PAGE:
Sustainability Report 2019/2020

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Creating tomorrow’s solutions

Health Programs

Health Services launches a groupwide campaign on relevant health topics every two years. Following the successful “Go for the Check-Up” campaign of 2018-2019, the focus since 2020 has been on “Eat Well, Feel Better.” This campaign conducted by Health Services seeks not only to provide information for employees but also to make them aware of the need to find a healthy diet that is appropriate for them. A poor diet can have major health implications, such as loss of physical and mental capacity, digestive problems, metabolic illnesses such as diabetes, cardiovascular diseases, and cancer.

We encourage employees at our German sites to participate in a diverse range of sports and we support them, for example, in running events. On “Back Health” day in 2019, we held workshops at our Burghausen site and Munich headquarters on how to strengthen the back muscles.

WACKER promotes substance-abuse prevention. Alcohol is not permitted in the workplace. All managerial employees must complete training courses on substance-abuse prevention so that they can recognize employees who are addicted or at risk of addiction and get them proper treatment. We also provide managers with courses on detecting employees suffering from mental stress and on alleviating the problem.

WACKER collaborates with external partners to offer health weeks for employees over 35 years of age. These residential stays feature practical exercises and workshops on health topics, such as movement, diet, relaxation, and stress management.

The “Fit for Work” (formerly “Fit for Your Shift”) project targets stress and strain specific to shift work, skilled manual workers, work in logistics or certified industrial forepersons. The participants are taught habits that can help them deal better with the pressures of shift work or manual labor in the long term. The program consists of four modules:

  • A one-week stay at a rehabilitation clinic
  • A three-month program of training at the workplace
  • A six-month period during which workers continue the training on their own
  • A final refresher weekend

Post-program evaluations show a significant reduction in risk factors such as blood pressure and blood lipids, but also body weight and body mass index (BMI). The participants’ level of stamina and quality of sleep improve, too. By the end of 2020, over 650 employees had taken part in “Fit for Work” since the program began in 2013.

Since 2020, Health Services has been running the “Vital Energy” prevention program that focuses on psychosomatic issues to

  • Boost ways of dealing with psychological tension
  • Increase capacity to deal with stress and conflict in the workplace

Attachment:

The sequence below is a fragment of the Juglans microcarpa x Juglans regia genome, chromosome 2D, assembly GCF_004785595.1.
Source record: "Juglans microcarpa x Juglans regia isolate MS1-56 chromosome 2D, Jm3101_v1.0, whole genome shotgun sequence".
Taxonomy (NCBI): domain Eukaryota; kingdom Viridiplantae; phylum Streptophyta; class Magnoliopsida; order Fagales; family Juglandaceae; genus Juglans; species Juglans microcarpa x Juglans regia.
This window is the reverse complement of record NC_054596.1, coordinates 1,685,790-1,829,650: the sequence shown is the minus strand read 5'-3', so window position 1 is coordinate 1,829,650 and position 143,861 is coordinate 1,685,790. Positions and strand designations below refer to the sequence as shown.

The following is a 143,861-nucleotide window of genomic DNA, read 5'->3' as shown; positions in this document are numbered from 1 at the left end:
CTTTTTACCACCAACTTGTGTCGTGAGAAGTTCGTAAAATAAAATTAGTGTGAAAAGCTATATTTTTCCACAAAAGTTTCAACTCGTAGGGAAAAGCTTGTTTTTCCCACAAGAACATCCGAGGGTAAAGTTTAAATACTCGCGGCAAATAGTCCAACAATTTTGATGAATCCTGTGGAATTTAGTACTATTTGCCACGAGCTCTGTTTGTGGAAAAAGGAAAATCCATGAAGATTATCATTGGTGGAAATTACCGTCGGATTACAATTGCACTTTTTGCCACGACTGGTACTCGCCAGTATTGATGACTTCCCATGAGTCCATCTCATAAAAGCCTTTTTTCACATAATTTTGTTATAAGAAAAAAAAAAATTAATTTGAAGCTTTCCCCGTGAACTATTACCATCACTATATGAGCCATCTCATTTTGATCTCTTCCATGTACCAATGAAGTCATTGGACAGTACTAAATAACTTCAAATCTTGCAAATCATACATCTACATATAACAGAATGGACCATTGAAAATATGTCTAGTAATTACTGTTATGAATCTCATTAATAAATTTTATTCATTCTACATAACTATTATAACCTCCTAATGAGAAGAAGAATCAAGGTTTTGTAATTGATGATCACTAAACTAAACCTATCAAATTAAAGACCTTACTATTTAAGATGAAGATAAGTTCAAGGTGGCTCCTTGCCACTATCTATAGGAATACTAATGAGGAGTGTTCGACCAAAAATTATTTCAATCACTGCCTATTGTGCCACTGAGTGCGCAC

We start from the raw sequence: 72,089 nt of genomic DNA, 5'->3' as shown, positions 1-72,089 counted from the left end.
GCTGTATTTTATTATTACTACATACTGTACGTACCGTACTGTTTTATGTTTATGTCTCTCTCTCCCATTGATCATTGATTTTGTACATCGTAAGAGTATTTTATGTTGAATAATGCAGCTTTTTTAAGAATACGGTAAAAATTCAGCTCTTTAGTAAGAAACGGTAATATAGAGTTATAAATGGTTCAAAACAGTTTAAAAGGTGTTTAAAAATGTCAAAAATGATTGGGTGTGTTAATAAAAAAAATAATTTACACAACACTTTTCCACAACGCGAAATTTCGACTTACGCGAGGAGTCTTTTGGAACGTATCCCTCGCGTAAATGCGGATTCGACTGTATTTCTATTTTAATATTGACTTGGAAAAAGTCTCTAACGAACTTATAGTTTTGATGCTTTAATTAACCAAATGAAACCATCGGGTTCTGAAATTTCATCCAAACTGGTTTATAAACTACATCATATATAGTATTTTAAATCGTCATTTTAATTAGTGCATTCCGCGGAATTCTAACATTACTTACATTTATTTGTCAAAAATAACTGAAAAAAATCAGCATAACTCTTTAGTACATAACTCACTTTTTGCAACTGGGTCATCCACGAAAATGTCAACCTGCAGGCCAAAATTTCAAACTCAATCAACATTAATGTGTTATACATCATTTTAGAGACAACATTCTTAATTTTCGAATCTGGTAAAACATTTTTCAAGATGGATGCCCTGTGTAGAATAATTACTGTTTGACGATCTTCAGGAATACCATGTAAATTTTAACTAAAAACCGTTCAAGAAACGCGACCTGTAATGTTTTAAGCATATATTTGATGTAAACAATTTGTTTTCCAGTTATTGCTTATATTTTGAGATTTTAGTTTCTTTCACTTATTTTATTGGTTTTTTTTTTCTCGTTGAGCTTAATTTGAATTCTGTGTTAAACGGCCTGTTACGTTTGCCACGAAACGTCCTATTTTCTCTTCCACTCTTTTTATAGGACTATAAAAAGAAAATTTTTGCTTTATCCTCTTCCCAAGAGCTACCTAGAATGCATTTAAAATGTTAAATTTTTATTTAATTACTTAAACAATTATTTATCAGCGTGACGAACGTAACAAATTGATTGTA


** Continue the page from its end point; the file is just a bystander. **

• Build up psychosocial protection and resilience factors

“Vital Energy” starts with a five-day residential week involving health seminars, consultations with specialists and psychologists, and a gentle program of exercise. In the subsequent three-month outpatient phase, participants consolidate what they have learned and are in contact with medical experts via an app or telephone. After a six-month self-guidance phase, the participants meet for a two-day residential stay to share their experiences and to set their own personal goals. WACKER grants paid leave to employees in Germany attending the “Vital Energy” program. The bulk of the program’s costs are borne by the German statutory pension insurance system.

Sickness Rate

 

 

 

 

 

 

 

%

 

2020

 

2019

 

2018

 

 

 

 

 

 

 

Sickness rate1

 

5.5

 

5.8

 

5.7

1

Days lost through illness ÷ target working time in days x 100; WACKER Germany

Occupational Diseases1

 

 

 

 

 

 

 

 

 

2020

 

2019

 

2018

 

 

 

 

 

 

 

Suspected cases

 

13

 

16

 

16

Recognized cases2

 

1

 

1

 

1

1

WACKER Germany

2

Recognized by the Berufsgenossenschaft Rohstoffe und chemische Industrie (the statutory employer liability insurance carrier of the German basic materials and chemical industries)

The number of recognized occupational diseases at WACKER’s sites in Germany is at a very low level. In the past, respiratory diseases and cancer were the most frequent causes of illness; there are some isolated cases where previous exposure to asbestos has caused occupational diseases. There was no recognized case of occupational disease at the Burghausen site during the reporting period.

So far, WACKER has not evaluated groupwide figures concerning occupational diseases of its employees because the criteria for the recognition of diseases as occupational vary from country to country. We annually survey indicators of healthcare provision to log incidences of occupational disease at production sites across the Group. No cases of occupational disease were recorded during the reporting period.